UTA said it is working on long-term plans that would see the acquisition of right-of-way so the Authority can build its own line north of Ogden to Pleasant View. The current tracks that the line operate on are owned by Union Pacific. However, the agency does not have a timeline established.
Officials with the Honolulu Authority for Rapid Transportation (HART) will award a contract next year for the last phase of development for the city’s light-rail system. Hart officials said they will be pursuing Public and Private Sector Partnerships (P-3s) to complete the last 4.1 miles of the line, as well as the last eight stations, known as the City Center segment. The guideway and station contract also will include the Pearl Highlands Transit Center and Garage, a contract worth up to 1.5 billion dollars.
HART CEO Andrew Robbins said the P-3s could eventually be used to help pay for future operations, maintenance and capital improvements for the rail line. The HART transit centers could mirror those in Asia, where transit stations have become activity centers to shop, eat and hang out.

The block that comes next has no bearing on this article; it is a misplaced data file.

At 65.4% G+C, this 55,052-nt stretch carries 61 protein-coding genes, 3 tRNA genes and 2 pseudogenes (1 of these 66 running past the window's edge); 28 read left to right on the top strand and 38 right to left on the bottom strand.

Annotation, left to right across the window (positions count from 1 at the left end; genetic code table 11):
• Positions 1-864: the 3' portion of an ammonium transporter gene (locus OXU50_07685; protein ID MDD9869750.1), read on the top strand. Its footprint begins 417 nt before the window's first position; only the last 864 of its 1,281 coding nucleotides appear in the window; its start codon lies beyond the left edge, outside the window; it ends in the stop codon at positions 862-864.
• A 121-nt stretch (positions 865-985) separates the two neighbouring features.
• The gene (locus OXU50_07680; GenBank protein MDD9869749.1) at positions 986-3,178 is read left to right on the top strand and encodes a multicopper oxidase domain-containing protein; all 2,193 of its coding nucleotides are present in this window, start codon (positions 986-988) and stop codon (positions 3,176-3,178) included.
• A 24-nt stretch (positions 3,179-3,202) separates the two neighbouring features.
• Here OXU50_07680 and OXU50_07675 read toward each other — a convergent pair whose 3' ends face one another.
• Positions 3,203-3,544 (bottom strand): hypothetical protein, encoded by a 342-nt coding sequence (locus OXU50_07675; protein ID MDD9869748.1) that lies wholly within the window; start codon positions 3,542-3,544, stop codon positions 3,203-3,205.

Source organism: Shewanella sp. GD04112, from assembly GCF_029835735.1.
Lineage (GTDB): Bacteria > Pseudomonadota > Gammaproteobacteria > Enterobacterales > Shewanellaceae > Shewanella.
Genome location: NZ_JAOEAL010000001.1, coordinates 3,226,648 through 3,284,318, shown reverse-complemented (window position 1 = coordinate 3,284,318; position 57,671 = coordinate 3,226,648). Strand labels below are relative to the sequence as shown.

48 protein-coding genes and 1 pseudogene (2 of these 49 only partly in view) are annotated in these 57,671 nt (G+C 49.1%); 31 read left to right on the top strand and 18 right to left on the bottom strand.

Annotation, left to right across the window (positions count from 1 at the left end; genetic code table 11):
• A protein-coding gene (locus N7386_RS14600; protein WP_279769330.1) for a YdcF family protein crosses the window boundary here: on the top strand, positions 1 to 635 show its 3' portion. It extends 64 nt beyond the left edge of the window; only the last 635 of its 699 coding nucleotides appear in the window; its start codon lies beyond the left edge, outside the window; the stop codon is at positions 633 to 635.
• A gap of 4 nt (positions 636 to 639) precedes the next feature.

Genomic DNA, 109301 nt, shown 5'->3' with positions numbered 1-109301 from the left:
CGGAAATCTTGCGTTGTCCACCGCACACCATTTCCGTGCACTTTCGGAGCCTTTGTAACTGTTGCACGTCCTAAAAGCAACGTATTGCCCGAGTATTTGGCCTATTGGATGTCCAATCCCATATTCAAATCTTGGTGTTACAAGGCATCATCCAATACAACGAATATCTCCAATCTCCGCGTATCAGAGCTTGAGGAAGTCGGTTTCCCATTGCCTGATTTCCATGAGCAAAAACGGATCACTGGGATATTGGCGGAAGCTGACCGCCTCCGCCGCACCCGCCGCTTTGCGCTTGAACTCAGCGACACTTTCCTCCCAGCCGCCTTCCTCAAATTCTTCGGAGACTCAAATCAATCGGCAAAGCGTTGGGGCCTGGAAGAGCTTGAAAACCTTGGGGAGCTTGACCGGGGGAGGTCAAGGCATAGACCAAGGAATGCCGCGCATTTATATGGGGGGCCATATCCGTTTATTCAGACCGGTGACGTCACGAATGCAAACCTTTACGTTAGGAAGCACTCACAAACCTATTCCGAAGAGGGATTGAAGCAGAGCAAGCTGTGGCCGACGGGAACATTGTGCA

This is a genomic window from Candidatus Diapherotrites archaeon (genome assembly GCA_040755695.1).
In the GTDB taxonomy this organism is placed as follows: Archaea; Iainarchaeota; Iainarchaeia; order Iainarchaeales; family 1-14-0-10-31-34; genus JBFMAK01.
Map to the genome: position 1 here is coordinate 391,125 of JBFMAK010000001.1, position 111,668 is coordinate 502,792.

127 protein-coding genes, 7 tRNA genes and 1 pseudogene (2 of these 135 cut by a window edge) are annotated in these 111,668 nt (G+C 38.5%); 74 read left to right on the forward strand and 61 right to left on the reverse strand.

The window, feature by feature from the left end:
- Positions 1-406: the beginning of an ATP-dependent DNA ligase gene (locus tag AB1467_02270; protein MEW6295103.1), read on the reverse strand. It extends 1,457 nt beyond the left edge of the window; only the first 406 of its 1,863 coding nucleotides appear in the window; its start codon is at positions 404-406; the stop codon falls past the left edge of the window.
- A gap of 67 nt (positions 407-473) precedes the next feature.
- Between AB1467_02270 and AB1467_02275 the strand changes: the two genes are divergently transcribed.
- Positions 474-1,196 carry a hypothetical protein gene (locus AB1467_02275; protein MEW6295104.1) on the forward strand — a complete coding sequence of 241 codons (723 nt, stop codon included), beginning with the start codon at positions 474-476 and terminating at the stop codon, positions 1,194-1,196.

HART officials named all nine light-rail stations on the Ewa side of Oahu. The names were provided by the Hawaiian Station Names Working Group, which is focused on creating Hawaiian names for the light-rail stations. Some of the names include Kualakai at the Kroc Center, Hoaeae in West Loch, Halaulani near Leeward Community college, Kalauao in Pearlridge and Halawa near Aloha Stadium. The names of the 12 remaining station will be made available later this year.
2018 ‘At-Large’ And Board Nominations Open
RPA/NARP is inviting members in good-standing to consider running for one of the up-to 10 available ‘At-Large’ positions on the Council of Representatives. These positions are for two-year terms. Elections will be held at the Council's Annual Business Meeting on Wednesday, April 18, 2018 in Alexandria, VA. For more information on the ‘At-Large’ positions, including the duties, responsibilities and required qualifications, and to submit a self-nomination, go to: http://ow.ly/Yxzs30hxl4P.